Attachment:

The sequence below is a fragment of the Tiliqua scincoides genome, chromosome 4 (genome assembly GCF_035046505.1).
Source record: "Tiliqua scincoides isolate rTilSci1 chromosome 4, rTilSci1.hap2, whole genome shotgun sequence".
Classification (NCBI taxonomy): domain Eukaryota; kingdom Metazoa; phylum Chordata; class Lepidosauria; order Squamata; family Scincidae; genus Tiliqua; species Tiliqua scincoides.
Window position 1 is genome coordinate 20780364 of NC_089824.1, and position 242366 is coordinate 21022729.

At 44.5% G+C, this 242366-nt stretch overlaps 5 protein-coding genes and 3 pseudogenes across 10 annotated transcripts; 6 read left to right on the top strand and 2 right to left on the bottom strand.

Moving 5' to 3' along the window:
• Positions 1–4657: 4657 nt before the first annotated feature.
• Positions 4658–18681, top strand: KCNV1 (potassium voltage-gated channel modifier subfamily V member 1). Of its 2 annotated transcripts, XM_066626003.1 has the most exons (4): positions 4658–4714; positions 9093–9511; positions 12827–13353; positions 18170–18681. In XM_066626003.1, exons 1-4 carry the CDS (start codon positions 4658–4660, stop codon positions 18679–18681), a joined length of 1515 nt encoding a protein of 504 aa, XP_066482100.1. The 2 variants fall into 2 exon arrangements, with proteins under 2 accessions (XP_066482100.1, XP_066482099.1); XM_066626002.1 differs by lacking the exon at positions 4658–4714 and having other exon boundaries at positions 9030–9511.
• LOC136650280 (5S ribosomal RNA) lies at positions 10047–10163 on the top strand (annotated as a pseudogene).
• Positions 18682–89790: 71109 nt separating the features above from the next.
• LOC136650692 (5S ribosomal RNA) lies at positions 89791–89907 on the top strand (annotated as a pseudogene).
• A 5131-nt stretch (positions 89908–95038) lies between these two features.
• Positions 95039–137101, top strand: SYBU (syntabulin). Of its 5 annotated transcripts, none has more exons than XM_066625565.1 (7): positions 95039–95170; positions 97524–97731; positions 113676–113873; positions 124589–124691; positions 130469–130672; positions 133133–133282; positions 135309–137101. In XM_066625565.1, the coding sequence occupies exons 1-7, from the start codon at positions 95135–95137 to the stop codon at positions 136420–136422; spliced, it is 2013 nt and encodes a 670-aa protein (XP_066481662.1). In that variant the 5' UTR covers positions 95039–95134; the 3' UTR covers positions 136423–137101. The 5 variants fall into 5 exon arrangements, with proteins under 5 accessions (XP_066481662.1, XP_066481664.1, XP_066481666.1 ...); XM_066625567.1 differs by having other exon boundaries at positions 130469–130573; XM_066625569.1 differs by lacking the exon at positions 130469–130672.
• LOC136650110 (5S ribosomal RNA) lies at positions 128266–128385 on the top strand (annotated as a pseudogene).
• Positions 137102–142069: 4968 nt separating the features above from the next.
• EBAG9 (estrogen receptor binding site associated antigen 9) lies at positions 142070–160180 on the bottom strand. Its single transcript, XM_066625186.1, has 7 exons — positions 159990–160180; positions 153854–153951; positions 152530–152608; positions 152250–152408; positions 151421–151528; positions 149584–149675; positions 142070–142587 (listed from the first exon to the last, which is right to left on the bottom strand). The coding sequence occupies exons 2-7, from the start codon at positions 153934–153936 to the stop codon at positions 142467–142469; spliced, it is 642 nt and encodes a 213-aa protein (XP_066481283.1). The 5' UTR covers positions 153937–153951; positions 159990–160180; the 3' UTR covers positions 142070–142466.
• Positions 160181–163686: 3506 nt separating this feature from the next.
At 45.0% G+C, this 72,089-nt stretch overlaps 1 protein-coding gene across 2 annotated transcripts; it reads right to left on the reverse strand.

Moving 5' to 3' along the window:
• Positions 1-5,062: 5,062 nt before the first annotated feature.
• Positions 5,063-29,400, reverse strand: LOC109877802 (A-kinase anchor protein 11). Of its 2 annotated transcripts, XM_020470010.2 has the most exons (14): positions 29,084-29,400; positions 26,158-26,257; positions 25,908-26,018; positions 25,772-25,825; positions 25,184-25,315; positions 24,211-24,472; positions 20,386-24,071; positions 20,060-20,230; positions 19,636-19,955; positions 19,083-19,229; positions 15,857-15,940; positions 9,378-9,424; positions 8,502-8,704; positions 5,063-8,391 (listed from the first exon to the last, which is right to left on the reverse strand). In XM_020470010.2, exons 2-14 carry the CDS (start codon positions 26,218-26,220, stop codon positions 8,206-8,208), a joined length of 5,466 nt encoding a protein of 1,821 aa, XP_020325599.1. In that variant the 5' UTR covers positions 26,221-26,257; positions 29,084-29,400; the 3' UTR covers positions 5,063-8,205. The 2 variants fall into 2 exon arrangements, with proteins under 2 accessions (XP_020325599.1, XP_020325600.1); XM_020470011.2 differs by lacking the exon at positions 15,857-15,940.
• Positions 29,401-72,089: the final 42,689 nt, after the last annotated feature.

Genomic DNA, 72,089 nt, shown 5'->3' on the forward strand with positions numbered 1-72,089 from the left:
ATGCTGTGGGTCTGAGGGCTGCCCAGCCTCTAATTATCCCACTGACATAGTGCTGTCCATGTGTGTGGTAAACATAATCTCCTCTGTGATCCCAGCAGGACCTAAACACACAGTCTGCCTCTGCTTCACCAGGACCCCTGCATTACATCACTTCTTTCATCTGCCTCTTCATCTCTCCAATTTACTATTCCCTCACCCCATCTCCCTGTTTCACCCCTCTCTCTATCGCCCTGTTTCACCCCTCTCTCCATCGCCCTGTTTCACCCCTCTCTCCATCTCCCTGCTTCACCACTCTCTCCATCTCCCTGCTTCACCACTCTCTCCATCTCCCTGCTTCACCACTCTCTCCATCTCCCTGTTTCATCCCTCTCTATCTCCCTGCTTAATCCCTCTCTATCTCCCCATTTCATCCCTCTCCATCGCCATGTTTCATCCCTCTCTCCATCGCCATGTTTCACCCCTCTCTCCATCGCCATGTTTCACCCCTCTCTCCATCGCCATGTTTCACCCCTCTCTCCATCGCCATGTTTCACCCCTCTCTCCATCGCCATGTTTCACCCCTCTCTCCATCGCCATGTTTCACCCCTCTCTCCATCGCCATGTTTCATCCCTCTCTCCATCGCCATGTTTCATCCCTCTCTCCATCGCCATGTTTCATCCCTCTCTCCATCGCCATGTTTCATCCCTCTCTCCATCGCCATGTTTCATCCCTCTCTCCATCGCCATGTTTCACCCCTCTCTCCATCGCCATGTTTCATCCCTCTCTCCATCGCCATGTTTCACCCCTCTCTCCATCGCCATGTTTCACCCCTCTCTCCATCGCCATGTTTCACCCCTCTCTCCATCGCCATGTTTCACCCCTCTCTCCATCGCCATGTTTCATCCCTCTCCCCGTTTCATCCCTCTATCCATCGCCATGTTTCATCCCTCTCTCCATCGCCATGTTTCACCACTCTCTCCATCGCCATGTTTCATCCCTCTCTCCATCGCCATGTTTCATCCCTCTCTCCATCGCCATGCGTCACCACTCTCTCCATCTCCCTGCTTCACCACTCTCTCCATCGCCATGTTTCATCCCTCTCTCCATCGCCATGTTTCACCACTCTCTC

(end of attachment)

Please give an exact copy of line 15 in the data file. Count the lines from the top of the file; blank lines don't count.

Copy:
• Positions 137102–142069: 4968 nt separating the features above from the next.